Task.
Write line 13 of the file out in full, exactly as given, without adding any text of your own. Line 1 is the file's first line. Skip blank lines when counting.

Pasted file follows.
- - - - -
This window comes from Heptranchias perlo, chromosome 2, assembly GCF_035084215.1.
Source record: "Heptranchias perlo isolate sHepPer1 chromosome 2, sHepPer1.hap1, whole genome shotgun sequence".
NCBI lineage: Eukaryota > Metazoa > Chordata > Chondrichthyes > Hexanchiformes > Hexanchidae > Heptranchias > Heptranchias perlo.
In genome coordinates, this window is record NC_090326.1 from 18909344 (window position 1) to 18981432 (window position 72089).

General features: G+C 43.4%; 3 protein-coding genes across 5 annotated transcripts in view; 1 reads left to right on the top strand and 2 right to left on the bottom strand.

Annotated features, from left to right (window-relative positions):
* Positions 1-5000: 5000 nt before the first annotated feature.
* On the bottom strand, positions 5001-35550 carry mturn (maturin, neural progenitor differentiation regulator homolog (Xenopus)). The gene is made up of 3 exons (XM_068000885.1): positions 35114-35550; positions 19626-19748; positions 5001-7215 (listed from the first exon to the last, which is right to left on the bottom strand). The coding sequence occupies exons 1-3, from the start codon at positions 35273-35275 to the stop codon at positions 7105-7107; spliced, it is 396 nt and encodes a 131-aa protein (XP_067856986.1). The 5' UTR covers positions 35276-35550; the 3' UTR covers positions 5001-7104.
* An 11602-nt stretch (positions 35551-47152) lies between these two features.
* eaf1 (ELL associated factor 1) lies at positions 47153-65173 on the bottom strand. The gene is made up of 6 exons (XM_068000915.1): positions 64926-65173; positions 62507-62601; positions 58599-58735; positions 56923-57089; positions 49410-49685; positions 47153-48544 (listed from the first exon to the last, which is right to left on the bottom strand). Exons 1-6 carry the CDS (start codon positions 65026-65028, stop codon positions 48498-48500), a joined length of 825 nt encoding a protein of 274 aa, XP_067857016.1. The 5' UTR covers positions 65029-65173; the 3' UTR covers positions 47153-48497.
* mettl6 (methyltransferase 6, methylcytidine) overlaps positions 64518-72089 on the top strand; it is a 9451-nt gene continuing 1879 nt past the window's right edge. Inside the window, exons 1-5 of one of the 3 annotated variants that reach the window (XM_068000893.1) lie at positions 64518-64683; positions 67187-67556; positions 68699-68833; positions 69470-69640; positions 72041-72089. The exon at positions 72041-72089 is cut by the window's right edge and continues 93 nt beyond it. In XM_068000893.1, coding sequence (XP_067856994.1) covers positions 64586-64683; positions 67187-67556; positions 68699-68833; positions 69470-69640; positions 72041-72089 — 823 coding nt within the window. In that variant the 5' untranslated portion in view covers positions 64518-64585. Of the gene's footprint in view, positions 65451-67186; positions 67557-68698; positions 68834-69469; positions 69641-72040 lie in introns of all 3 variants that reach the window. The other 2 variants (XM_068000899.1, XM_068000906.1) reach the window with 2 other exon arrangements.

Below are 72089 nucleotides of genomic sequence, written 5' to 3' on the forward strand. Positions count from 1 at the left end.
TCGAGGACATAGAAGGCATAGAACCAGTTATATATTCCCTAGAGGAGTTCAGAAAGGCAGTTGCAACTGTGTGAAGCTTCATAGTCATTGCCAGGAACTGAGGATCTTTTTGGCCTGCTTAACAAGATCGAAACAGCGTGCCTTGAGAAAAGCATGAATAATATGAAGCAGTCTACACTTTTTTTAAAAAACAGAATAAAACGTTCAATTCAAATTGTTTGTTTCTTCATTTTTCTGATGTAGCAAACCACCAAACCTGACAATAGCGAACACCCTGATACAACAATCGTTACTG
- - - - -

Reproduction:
TCGAGGACATAGAAGGCATAGAACCAGTTATATATTCCCTAGAGGAGTTCAGAAAGGCAGTTGCAACTGTGTGAAGCTTCATAGTCATTGCCAGGAACTGAGGATCTTTTTGGCCTGCTTAACAAGATCGAAACAGCGTGCCTTGAGAAAAGCATGAATAATATGAAGCAGTCTACACTTTTTTTAAAAAACAGAATAAAACGTTCAATTCAAATTGTTTGTTTCTTCATTTTTCTGATGTAGCAAACCACCAAACCTGACAATAGCGAACACCCTGATACAACAATCGTTACTG